Microsoft, Machinima 'Native' Ad YouTube Blunder Risks FTC Ire
Native advertising can be a murky -- and if not done right, illegal -- business. Just ask Microsoft.
Microsoft recently signed a sponsored content deal with YouTube network Machinima to promote the Xbox One gaming console. As part of the deal, Machinima recruited some YouTube creators to post videos positively promoting Microsoft's product in exchange for ad dollars.
One problem: a number of the sponsored videos didn't disclose that they were sponsored, as first reported by tech news site Ars Technica. That could draw scrutiny from an already hawkish Federal Trade Commission, which issued rules on the matter in 2009.
The incident is more a fumble than foul play, though that may not matter to regulators. Unlike similar campaigns in the past, Machinima's contract with creators for Microsoft's campaign didn't require participating creators to disclose to viewers that their videos were sponsored, according to a person familiar with the campaign. And Microsoft didn't make sure such disclosures were required.
"Microsoft was not aware of the terms and requirements that Machinima has in place with its content providers as part of this promotion, and Microsoft didn't provide feedback on any of the videos. Machinima is no longer posting additional Xbox One content as part of this media buy, and is requiring the customary language to be added to the videos that were part of this program indicating they were part of a paid advertising campaign," the two companies said in a joint statement provided to Ad Age.
Running sponsored content without a disclosure would run afoul of the FTC's endorsement disclosure guidelines. FTC spokesperson Peter Kaplan declined to comment on any particular company or campaign, including whether such an incident was under investigation.
The FTC's disclosure guidelines read: "When there exists a connection between the endorser and the seller of the advertised product that might materially affect the weight or credibility of the endorsement (i.e., the connection is not reasonably expected by the audience), such connection must be fully disclosed."
The FTC has been insistent that companies "need to clearly and conspicuously disclose" any instances in which content is sponsored, said Gonzalo Mon, partner at law firm Kelley Drye's Washington, D.C. office.
A person close to Machinima said an advertiser like Microsoft would not be expected to know details of the campaign like disclosure arrangements. Typically for this kind of deal, Machinima's sales team hammers out high-level terms with an advertiser like how many views they want of the sponsored content and at what price per view (in this case, creators were paid $3 for every thousand views). Then another team inside Machinima that handles its relationships with creators puts together the contracts, including details like disclosure terms. If an advertiser wants to know those details, they can ask; otherwise they are oblivious.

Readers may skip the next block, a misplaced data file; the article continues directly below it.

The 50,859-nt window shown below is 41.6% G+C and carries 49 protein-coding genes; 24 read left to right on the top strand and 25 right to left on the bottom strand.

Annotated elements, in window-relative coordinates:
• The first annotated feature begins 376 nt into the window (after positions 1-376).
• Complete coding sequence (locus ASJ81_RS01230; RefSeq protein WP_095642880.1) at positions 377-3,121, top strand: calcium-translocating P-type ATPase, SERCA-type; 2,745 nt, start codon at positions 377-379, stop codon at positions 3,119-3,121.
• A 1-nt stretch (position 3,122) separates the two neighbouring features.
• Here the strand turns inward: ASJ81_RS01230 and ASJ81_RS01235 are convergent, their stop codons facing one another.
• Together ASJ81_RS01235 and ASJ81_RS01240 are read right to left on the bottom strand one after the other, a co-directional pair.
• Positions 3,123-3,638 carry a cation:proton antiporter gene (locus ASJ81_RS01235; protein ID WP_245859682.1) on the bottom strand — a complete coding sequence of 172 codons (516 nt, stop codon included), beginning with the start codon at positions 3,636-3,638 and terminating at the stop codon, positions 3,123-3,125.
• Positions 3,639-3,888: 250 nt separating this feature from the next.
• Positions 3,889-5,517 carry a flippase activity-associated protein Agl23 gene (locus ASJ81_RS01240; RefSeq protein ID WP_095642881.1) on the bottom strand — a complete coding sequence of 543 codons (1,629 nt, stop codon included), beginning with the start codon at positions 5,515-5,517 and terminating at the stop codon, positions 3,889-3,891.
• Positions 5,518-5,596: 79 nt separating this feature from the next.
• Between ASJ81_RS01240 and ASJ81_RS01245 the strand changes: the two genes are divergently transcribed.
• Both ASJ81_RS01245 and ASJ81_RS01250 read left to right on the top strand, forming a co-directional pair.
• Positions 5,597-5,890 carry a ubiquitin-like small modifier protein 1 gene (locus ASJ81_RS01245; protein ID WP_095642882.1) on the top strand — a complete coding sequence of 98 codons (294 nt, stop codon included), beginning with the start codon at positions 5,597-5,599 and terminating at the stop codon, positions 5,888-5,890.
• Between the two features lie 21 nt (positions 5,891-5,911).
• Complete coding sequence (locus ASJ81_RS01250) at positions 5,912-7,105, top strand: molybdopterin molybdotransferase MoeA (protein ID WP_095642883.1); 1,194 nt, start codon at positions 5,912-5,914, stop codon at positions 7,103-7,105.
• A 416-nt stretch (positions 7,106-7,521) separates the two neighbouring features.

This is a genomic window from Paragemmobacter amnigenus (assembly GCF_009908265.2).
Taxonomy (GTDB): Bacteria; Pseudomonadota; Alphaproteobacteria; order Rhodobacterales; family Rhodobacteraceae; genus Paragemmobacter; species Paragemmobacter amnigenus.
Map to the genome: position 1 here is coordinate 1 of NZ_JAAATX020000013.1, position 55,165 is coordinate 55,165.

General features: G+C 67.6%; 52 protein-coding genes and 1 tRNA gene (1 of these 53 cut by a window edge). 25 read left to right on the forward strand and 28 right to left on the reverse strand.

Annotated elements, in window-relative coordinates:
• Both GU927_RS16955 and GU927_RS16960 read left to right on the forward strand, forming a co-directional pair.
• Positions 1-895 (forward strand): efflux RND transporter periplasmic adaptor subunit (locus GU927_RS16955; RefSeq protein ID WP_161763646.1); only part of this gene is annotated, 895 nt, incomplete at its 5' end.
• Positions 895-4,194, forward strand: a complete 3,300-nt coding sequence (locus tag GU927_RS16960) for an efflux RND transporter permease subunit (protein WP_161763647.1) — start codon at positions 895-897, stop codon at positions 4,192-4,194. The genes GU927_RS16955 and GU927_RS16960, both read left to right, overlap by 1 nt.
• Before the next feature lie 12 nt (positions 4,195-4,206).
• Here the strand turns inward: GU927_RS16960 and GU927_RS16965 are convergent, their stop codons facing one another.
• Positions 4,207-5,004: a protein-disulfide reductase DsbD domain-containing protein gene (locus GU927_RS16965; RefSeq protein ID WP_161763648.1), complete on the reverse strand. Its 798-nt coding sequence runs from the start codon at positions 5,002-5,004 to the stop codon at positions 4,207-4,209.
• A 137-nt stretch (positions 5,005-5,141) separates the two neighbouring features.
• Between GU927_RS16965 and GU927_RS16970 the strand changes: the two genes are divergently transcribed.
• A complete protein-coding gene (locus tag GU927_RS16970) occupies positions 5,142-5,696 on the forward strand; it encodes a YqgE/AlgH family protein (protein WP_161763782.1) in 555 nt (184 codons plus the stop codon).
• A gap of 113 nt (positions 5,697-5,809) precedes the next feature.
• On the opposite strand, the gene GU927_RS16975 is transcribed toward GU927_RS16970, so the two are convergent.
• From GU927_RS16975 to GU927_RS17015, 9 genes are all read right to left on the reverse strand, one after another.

A Microsoft spokesperson declined to comment on whether the company asked Machinima for details on the campaign agreements with creators. That could become an important detail if the FTC were to pursue an investigation into the campaign.
Mr. Mon cited a 2011 FTC investigation into Hyundai that could serve as precedent for how the regulatory body might address Microsoft's campaign. In that investigation of bloggers paid to promote a Hyundai Super Bowl ad, the FTC found that Hyundai was unaware of the incentives and had a policy in place that would have barred the violations.
"If [the FTC] were to start an investigation and find that Microsoft had the right policy in place and once [Microsoft] found out that it hadn't been followed, they took steps to quickly rectify that, the FTC shouldn't pursue anything further because Microsoft will likely have done exactly what the FTC wanted," Mr. Mon said.
On Wednesday Machinima began notifying participating creators that it would be adding disclosure statements to the sponsored videos and expects all videos to carry the disclosure in the next two to three days, according to a person close to the campaign. If a creator contested the addition, their video will be removed.
However the disclosure's location may not appease regulators. Instead of flagging the disclaimer within the video player where it would be more likely seen, those notices will appear in the videos' descriptions that appear underneath the player and can be easily overlooked (check out this example from the campaign). For example, if a video is embedded on a site outside of YouTube, the notice would only be viewed by clicking a button in the top-right corner of the video player.
The level of disclosure may become a sticking point for the FTC as it gets more aggressive about delineating content and advertising. Last year the commission introduced new guidelines stipulating that search engines need to more clearly label the ads adjoined to search results. And the FTC has been examining the rise of so-called "native" ads, i.e. ads designed to appear like non-advertising content such as news articles.
"The more of these [native advertising] examples that are out there, the more the FTC is going to think this is a priority and possibly want to regulate it," Mr. Mon said.